E. F. Codd, who was an IBM scientist, published a paper in 1970 that introduced the concept of relational DBs. He worked at the IBM Research Labs in San Jose, California. IBM gets the credit for inventing SQL (called SEQUEL back then), but the Oracle Corporation, previously known as Relational Software, implemented the first commercial version of SQL. There are three types of SQL statements and clauses, data definition (DDL), data control (DCL), and data manipulation (DML).

Data Definition Language (DDL)
DDL is used to create and modify the structure of DB objects in a DB. DDL statements are compiled by the DBMS and are used to create tables, indexes, stored procedures, and other constructs. They can also be used to destroy (delete) tables, indexes, and so on. DDL statements are stored in the data dictionary. Finally, a data dictionary contains metadata, which is data about the data (Harrington, 2012).

Data Control Language (DCL)
DCL is used to create roles, permissions, and referential integrity as well as securing a database by controlling access to it. DCL consists of statements that control security and concurrent access to table data. DCL is the enforcement for the database rules set up in the DBMS. It allows management of resources and protects data integrity. It also controls transaction processing, logs any errors that occur, monitors the DBMS performance, and is an integral part of disaster recovery if records or data are lost.

Data Manipulation Language (DML)
DML is used to retrieve, store, modify, delete, insert, and update data in a DB. DML includes statements used to retrieve, update, modify, or delete from a DB. There are two types of DML: procedural and nonprocedural. Procedural DML allows the user to specify what data is needed and how to get it. This type of DML is typically what programmers use when developing DB procedures such as automated data transformation and other programmatic data processing. Nonprocedural DML allows the user to specify the data that is needed, but not how to get it. This is typically the form of DML that is used by an end user of a DB to query data. The terms DML and query language are synonymous.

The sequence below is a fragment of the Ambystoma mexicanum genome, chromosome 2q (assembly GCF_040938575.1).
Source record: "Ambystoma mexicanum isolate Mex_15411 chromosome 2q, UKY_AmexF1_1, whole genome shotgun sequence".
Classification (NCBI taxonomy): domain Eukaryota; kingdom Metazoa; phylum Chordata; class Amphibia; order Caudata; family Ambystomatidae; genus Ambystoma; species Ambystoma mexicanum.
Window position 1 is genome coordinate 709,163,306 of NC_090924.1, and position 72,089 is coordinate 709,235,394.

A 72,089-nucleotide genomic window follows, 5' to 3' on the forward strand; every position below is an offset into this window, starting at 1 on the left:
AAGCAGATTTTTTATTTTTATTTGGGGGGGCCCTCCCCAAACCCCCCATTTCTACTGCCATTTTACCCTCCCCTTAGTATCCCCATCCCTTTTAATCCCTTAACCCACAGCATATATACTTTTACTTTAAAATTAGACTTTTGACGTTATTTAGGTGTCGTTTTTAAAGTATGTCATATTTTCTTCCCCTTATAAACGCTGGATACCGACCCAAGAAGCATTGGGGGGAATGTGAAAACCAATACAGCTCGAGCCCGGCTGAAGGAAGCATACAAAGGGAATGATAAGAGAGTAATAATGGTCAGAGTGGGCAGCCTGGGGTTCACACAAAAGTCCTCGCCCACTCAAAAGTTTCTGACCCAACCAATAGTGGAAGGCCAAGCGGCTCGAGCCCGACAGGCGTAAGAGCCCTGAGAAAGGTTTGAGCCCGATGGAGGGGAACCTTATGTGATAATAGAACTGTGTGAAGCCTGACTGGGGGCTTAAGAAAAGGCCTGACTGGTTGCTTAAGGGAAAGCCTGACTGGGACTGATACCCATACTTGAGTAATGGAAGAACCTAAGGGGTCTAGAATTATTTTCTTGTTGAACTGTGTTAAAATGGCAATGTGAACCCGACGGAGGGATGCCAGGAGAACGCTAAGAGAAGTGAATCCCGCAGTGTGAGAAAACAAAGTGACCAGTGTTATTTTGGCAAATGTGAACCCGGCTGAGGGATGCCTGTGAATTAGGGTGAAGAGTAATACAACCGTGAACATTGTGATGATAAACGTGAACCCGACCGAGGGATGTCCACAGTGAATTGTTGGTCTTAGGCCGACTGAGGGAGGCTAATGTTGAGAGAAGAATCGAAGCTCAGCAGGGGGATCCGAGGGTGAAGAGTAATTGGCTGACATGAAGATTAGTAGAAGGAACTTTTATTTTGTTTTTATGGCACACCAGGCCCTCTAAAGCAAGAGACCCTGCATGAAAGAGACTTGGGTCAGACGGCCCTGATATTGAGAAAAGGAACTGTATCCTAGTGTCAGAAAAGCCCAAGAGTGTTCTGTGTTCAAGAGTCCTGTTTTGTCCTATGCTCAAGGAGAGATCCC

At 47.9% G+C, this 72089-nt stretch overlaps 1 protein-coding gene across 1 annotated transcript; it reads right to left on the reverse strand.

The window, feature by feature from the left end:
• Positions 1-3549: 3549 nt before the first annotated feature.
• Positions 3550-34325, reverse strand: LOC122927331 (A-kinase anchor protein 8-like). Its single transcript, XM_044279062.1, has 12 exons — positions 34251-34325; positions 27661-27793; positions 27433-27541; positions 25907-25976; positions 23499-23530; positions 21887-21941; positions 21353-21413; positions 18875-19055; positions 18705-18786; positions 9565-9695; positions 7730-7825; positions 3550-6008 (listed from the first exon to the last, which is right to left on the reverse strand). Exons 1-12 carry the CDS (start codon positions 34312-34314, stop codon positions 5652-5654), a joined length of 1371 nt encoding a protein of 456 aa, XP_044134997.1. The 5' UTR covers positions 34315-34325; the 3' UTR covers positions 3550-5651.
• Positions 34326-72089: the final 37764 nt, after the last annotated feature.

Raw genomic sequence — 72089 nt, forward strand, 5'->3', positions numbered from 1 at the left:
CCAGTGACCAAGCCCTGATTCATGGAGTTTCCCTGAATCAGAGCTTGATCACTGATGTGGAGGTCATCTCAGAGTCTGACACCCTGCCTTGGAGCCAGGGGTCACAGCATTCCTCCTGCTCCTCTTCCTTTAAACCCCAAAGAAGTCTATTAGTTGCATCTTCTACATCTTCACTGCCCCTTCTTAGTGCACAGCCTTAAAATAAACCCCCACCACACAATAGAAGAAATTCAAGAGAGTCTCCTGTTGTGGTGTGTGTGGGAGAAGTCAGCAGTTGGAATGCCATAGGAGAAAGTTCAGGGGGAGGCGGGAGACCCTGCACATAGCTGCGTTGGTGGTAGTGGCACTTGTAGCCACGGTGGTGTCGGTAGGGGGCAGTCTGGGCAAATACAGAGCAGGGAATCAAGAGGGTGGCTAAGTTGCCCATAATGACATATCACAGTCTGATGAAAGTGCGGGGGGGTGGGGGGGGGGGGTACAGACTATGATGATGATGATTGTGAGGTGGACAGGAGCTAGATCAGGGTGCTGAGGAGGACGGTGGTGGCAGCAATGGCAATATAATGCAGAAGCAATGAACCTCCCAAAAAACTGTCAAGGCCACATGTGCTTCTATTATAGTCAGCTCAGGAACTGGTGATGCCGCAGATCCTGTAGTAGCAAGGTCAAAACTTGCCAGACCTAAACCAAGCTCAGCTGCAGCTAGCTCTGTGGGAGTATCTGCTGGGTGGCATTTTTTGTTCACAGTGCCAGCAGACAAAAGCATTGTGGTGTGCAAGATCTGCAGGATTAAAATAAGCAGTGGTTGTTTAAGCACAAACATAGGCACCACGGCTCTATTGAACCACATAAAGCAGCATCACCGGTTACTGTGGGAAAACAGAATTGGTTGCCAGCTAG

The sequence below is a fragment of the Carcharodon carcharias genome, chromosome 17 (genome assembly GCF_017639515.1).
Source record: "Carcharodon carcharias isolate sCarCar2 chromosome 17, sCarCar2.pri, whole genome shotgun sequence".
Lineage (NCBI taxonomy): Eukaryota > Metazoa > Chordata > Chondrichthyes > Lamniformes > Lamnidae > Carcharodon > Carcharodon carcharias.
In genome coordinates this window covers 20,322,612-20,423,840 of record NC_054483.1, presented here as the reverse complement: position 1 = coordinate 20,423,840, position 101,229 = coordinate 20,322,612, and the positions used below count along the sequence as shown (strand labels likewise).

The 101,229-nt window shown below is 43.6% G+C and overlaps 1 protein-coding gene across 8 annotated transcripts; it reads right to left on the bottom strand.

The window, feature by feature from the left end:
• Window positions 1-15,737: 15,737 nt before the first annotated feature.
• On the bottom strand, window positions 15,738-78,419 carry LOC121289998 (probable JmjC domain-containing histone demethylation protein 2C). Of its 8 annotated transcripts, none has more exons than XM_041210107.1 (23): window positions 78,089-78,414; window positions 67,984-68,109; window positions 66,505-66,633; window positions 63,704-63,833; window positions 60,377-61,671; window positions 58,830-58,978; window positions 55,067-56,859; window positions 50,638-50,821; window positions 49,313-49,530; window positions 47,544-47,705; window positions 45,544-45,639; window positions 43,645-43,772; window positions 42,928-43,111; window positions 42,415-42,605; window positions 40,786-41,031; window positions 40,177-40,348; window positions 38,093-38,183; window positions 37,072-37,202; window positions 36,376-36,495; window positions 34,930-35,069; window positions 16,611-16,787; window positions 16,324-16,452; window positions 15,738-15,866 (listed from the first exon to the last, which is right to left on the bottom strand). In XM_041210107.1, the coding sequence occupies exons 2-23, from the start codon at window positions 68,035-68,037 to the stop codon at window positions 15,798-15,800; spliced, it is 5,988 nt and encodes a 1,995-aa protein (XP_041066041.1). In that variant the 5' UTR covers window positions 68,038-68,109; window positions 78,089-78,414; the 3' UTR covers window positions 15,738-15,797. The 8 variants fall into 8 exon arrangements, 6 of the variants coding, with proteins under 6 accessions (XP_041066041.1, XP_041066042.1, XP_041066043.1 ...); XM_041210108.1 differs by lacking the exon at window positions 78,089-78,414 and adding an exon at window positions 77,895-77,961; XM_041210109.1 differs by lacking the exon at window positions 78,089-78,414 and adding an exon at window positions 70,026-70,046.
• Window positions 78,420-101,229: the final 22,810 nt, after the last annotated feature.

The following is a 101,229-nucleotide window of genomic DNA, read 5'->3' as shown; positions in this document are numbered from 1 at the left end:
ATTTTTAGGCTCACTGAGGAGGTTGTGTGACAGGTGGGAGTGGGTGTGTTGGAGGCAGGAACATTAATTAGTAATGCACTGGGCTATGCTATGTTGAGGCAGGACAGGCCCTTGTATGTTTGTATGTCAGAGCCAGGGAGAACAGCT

Critical Database Developer Skills
An important aspect of all this is the database developer. The developer plays a critical role in this activity and needs to bring good skills to the process. These are some of the required skills that a good developer needs for this role:

  • Excellent attention to detail.
  • Good communication skills because he or she will need good questioning techniques in order to gather relevant information from users.
  • Good critical thinking skills are essential because structured, logical thinking is the key to organizing a well-formed DB.
  • The ability to “make rrder out of chaos.” Rarely will you will find that customers have an organized system in place that can be computerized without creating a logical structure. 
  • The ability to organize by essential properties and be able to determine which properties or fields logically go with which entities or tables.

If you enjoy working with data, people, and processes, and enjoy solving process problems, you may enjoy being a database developer.


Basic SQL statements: DDL and DML (Links to an external site.). (n.d.). Retrieved from http://www.tomjewett.com/dbdesign/dbdesign.php?pag…

Coronel, C., & Morris, S. (2015). Database systems: Design, implementation, & management (11th ed.). Stamford, CT: Cengage Learning.

Harrington, L. J. (2012).  Relational Database Design Clearly Explained )2nd ed.). The Morgan Kaufmann Series in Data Management Systems.